One of our click-and-mortar clients recently received a new vendor agreement that contained a number of clauses about what could and could not be done at their website. “Gray marketing” was one of the things that was forbidden.
They called us up to check on this. You might want to know, too.
“Gray marketing” basically means selling things through channels that weren’t what the maker intended. Some examples of common gray market tactics:
- buying up blocks of tickets, holding them till the last minute, and then scalping them
- buying a quantity of the year’s most popular toy, and then reselling them at a premium price right before Christmas
- bringing lots of goods back with you from a vacation and selling them without going through the usual importing process
- buying bulk goods at a discount, repackaging them, and selling them at the normal retail price
- acquiring samples or seconds and reselling them slightly below the retail price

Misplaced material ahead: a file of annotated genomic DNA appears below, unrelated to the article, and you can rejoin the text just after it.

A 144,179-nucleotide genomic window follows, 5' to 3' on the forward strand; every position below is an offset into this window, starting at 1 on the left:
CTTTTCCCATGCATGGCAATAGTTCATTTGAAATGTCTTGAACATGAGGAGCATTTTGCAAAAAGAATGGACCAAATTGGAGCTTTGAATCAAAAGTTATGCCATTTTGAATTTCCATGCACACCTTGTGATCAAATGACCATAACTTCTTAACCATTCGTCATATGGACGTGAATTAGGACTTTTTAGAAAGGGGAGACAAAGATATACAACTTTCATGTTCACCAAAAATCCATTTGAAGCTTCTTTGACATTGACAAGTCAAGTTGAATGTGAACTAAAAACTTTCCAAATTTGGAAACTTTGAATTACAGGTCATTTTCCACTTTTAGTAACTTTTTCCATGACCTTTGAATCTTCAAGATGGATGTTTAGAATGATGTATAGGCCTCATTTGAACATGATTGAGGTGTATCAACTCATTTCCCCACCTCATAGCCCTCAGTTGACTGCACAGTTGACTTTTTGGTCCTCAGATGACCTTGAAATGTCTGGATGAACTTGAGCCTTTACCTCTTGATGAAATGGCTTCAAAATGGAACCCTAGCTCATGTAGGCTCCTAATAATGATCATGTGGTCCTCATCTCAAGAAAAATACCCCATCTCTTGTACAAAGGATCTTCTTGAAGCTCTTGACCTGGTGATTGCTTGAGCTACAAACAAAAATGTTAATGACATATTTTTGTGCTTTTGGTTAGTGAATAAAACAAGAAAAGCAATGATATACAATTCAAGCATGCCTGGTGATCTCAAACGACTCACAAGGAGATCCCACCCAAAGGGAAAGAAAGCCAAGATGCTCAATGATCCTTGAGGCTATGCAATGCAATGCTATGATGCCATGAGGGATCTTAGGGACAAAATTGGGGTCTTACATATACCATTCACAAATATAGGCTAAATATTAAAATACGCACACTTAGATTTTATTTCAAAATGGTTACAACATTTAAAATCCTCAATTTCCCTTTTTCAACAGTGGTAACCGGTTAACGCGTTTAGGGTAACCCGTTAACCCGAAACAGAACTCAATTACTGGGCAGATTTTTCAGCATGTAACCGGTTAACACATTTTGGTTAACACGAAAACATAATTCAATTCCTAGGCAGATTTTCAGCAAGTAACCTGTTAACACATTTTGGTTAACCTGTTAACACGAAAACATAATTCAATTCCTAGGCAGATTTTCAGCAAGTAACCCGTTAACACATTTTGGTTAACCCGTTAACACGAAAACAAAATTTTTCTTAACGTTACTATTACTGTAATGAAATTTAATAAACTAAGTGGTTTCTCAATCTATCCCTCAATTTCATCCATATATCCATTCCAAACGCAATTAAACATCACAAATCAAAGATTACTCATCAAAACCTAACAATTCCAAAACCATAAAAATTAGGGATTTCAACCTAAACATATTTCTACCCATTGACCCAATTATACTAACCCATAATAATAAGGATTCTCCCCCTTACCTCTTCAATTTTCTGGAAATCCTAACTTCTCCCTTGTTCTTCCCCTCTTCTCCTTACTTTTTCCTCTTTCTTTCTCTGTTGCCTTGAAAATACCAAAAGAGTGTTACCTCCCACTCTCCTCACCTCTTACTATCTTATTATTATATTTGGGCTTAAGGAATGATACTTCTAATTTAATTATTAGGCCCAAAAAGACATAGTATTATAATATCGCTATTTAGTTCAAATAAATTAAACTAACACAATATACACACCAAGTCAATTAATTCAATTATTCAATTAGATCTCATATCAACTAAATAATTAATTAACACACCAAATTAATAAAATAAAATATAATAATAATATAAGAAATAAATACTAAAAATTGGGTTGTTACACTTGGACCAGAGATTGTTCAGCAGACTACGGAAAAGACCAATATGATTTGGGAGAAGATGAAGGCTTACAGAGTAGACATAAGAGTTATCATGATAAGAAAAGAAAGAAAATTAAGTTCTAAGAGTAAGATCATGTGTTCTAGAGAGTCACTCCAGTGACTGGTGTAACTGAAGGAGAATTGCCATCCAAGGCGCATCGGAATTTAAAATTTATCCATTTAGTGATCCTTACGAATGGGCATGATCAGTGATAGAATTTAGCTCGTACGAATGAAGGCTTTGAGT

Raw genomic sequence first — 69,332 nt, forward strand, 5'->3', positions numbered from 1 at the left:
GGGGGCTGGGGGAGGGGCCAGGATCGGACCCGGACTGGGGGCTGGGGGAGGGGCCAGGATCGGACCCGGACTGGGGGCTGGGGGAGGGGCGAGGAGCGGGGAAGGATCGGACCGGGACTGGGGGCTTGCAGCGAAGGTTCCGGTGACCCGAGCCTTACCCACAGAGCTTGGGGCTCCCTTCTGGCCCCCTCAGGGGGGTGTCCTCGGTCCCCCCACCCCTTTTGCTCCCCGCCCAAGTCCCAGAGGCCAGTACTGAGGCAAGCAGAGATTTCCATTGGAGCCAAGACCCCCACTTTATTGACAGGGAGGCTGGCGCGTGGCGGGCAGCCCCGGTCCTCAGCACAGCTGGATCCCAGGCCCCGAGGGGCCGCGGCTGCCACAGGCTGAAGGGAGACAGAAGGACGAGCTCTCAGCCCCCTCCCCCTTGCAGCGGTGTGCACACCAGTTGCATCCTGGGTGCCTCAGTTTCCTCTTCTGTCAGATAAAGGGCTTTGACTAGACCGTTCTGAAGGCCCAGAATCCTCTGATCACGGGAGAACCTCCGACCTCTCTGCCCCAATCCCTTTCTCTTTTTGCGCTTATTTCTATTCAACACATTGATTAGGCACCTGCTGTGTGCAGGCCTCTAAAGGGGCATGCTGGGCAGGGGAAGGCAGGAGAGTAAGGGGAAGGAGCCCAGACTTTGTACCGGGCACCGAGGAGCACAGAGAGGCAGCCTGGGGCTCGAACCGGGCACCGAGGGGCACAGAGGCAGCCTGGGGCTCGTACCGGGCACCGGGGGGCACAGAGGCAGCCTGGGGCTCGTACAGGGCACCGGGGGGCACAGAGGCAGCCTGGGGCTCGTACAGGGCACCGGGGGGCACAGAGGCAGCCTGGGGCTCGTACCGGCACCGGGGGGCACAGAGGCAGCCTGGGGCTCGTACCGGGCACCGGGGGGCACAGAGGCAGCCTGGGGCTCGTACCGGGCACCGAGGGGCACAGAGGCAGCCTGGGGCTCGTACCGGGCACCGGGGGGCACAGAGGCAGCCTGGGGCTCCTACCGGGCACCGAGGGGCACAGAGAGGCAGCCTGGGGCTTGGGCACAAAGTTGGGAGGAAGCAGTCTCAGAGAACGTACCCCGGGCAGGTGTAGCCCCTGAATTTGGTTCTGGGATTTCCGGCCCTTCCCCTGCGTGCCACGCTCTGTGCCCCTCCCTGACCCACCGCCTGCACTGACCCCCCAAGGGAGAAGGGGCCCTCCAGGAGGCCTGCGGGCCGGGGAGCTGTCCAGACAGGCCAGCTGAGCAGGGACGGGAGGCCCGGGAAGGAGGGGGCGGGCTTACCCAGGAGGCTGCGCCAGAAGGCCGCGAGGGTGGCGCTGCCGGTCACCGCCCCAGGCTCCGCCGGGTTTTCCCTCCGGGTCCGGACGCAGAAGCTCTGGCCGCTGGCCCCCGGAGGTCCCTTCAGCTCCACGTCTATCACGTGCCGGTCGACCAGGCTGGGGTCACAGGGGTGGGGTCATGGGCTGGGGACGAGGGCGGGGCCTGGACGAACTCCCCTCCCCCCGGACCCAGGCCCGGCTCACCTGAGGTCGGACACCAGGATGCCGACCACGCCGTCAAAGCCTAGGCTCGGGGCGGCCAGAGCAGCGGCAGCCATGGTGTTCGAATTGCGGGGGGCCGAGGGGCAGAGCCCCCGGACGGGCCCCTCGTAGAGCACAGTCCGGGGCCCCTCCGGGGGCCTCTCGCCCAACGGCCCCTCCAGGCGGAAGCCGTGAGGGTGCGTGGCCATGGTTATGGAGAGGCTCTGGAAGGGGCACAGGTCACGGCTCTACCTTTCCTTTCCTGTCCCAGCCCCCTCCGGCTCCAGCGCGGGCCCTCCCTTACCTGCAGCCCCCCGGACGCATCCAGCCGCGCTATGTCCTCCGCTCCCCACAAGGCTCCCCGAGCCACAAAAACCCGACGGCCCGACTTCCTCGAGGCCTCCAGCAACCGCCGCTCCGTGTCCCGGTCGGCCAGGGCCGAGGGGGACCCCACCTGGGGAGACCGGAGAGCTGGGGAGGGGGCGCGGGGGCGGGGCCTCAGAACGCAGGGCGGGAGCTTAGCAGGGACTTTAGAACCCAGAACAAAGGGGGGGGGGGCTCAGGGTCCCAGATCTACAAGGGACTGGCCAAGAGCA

These moves may not be illegal (depends on your state and the details of the sale), but they all reduce the margin for the manufacturer, compared with the normal sales channels.
If you’re an authorized vendor, you can’t indulge in gray marketing. Some retailers are tempted to push the envelope online:
- selling old merchandise at sharp discounts online (maybe even on eBay), even if they’re not allowed to do that in the store
- using pictures or names of items on the website that aren’t available in the store
- implying a special relationship with the manufacturer, such as suggesting that the store’s website is their outlet site
- promising “low, low prices” online when the store sticks to the “within 99 cents of base retail” requirement
These things can cause you to lose your authorized dealer status.
We never go with gray (or gray hat) marketing of any kind, of course, but it’s worth reading those vendor agreements so you’ll know exactly how far you can go. The term “gray” is used precisely because it isn’t always clear when you’re crossed a line.